I was pretty sure the metal rafters in the basement would hold me, especially if I used the terrycloth belt from my bathrobe. I threw a load of diapers in the washer, washed my hands in the utility tub and dried them on my skirt. I looked up at the rafters and formed my plan. I was 27 years old.
My husband would gladly be rid of me, I thought. Many women adored my three small children and would be happy to step into my shoes as wife and mother. I had become a waste of space. God would understand.
All those years ago, I was more weary than wise. The memory of that desolation lives with me still. While I did not follow through on my rafter plan nor with the other suicidal ideations that came in the years to follow, I know how quickly the mind turns in on itself, making annihilation beckon with appealing immediacy. I know how one becomes convinced that God won’t mind.
It wasn’t until my sister dragged me to a psychiatrist that I became educated about depression and suicidal ideation. Until then, I had thought of suicidal thoughts as a bad headache. Something to tough out. A routine part of being human. Something to get over with determination and fortitude and prayer. Continual prayer.
When the suicide monster invades the psyche, more than kindness is required. More than toughing it out.
I was wrong. Most people, I learned from that psychiatrist, go through their entire existence without once thinking of taking their own life. Even with suicide rates on the rise, most people never study the sturdiness of rafters.
If you are part of the majority who has never considered driving your car into a Jersey wall or swallowing a bottle of pills, perhaps you cannot imagine the derangement that convinces people they are worthless. Perhaps you are fortunate enough not to wrestle with the psychic demon of suicide, a demon every bit as real as the ones Jesus drove into a herd of swine.
I well remember people who lost the wrestling match.
I knew the large family of a mom who ended her own life. Faced with the onset of a crippling disease, she became convinced her family needed someone who wasn’t in a wheelchair. She swallowed an entire bottle of pills—leaving behind a family riven and torn and tortured. I read her suicide note. It was clear and lucid and determined.
At my Catholic high school one of our classmates shot herself, we were told, with her father’s rifle. When word came of her death, the student body gathered in the auditorium where the principal told us if we had been kinder to the girl, she would still be alive. We prayed for our dead classmate, and our tears were mixed with the guilt that we might have saved her.
I pray for anyone who at this very moment is considering suicide. I pray that he or she pauses. Just long enough.
But when the suicide monster invades the psyche, more than kindness is required. More than toughing it out. More than prayer. Andrew Solomon suggests at such times we need “to mobilize love.” He is right. A counselor once had me write down on an index card the names and phone numbers of people to call when I got caught in a suicidal whirlwind. The idea seemed so pedestrian and pointless but those names on a card in my purse became a source of strength and comfort. I have learned we need to employ whatever it takes: counseling, medication, exercise, meditation, nutrition, prayer. What we cannot do, must not do, is assume thoughts of suicide will go away on their own.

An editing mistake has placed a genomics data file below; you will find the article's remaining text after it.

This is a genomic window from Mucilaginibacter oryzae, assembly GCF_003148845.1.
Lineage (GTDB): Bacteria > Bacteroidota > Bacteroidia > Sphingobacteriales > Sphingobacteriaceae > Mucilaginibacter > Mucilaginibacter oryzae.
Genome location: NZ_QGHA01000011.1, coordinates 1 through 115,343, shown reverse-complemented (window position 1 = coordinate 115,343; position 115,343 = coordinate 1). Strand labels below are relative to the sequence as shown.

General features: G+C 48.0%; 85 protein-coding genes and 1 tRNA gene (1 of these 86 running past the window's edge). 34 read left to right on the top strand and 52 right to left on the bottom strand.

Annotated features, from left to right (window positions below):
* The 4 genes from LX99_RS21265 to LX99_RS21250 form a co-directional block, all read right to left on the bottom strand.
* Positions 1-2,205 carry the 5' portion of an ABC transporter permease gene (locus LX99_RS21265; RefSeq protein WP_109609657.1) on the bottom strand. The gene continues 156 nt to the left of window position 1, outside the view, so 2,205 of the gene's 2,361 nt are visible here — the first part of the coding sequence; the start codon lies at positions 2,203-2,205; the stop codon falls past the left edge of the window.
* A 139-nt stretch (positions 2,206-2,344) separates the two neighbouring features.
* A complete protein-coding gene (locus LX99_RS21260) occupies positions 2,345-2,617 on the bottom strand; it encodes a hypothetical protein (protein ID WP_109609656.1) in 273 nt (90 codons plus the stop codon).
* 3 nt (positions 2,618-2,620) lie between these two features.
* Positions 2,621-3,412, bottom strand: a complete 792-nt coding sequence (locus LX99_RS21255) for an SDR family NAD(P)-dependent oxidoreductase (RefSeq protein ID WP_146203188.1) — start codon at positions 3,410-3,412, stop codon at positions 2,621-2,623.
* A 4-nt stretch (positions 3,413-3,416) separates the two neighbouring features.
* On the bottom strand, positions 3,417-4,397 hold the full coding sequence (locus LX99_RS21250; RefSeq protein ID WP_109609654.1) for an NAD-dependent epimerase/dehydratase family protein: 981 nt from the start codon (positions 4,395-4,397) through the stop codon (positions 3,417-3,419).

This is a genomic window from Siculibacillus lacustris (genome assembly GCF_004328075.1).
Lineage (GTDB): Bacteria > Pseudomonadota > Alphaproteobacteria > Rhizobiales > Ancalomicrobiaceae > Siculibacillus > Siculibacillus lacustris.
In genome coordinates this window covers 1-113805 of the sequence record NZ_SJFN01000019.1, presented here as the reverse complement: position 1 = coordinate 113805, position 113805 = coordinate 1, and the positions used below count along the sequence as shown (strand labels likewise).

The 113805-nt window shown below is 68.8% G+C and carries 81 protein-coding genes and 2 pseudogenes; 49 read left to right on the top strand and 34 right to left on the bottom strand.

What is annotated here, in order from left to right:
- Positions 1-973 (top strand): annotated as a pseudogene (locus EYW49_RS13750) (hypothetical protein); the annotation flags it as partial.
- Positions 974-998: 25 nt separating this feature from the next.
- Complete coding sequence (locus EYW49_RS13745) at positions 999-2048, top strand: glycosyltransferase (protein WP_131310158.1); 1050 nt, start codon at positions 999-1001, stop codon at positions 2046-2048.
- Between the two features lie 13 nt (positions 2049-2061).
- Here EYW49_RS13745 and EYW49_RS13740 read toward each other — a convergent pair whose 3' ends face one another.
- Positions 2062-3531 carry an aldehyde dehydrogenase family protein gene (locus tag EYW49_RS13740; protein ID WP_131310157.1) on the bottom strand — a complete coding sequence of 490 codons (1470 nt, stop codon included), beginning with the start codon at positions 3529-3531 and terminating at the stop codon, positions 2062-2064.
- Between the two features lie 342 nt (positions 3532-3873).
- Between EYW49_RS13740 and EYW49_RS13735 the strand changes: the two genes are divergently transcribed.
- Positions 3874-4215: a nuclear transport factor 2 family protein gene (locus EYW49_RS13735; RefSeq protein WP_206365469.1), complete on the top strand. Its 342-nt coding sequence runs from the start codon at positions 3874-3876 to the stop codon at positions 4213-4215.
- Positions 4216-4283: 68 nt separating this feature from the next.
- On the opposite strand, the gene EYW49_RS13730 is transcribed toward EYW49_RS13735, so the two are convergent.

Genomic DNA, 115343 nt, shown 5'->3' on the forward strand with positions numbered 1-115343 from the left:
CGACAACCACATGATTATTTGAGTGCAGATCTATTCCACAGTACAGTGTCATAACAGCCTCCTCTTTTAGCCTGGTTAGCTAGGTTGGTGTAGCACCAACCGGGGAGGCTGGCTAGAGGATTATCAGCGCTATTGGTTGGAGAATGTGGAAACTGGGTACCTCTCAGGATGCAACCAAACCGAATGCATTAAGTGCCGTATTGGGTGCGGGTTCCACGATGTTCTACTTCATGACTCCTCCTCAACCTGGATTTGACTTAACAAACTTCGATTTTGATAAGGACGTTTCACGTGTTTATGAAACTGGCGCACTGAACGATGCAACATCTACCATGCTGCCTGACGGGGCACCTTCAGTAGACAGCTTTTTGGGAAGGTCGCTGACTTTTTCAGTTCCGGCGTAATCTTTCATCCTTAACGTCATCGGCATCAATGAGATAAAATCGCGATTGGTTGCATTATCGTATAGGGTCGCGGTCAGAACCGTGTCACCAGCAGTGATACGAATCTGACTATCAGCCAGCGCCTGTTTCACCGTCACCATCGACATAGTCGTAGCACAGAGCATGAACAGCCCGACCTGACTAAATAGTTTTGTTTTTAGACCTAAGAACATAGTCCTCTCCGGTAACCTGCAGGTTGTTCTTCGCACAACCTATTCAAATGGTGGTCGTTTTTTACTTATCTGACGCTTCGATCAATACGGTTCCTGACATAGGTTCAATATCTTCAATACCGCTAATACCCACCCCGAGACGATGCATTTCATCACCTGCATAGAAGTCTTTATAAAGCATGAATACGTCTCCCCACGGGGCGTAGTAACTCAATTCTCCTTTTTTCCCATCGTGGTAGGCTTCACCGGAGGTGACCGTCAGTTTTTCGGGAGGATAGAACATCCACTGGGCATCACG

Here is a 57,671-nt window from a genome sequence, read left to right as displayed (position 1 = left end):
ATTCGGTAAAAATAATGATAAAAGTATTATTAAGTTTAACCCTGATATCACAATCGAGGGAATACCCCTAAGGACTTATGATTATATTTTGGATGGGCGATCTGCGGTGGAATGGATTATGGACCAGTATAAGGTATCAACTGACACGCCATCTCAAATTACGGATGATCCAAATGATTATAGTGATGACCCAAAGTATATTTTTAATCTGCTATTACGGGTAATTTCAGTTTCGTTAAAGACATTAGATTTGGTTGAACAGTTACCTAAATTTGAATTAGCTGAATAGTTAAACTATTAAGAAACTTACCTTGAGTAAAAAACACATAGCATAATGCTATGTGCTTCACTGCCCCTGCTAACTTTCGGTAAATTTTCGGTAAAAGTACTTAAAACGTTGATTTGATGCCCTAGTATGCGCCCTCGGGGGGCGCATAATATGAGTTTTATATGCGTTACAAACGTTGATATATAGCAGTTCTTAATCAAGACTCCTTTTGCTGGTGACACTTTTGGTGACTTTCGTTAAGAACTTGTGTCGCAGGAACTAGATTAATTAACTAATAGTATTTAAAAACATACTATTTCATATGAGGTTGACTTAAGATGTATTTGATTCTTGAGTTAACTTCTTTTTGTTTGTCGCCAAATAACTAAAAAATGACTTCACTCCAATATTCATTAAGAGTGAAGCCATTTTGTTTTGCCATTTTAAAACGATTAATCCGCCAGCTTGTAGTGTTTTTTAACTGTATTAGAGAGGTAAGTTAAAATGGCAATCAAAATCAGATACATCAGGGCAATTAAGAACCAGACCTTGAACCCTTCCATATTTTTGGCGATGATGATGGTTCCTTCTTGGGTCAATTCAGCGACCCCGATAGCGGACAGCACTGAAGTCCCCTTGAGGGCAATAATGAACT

When one of my students at the U.S. Naval Academy commits suicide, as happened this past winter, I call on Galway Kinnell’s poem, “Wait.”
Wait, for now.
Distrust everything, if you have to.
But trust the hours. Haven’t they
carried you everywhere, up to now?
The lines are a gentle encouragement to hold on for one more hour, then another, trusting the time to bring you back around again. When a young, vibrant midshipman chooses to leave life too early, we always pause in my classes. We pause in honor and in grief. Since the institution is a military one, I recount a line former Secretary of State Colin Powell purportedly used with his troops in Vietnam: “Everything almost always looks better in the morning.”
I never forget suicide’s piercing menace. I understand how readily a desolate, distraught person, alone and weary and unendingly sad, can choose to abandon life. There is no easy answer to suicide itself, but there are so many ways to address the sorrow, the depression that precedes any thought of taking one’s own life. The adage is a cliché but nonetheless true: Suicide is a permanent solution to a temporary problem.
Sometimes in the middle of the night, when I am awake, I pray for anyone who at that very moment is considering suicide. I pray that he or she pauses. Just long enough. I pray for an extra band of angels to surround the person until help arrives and the molecules shift. I pray for anyone who, at that very moment, might be staring at a basement ceiling, gauging the sturdiness of rafters.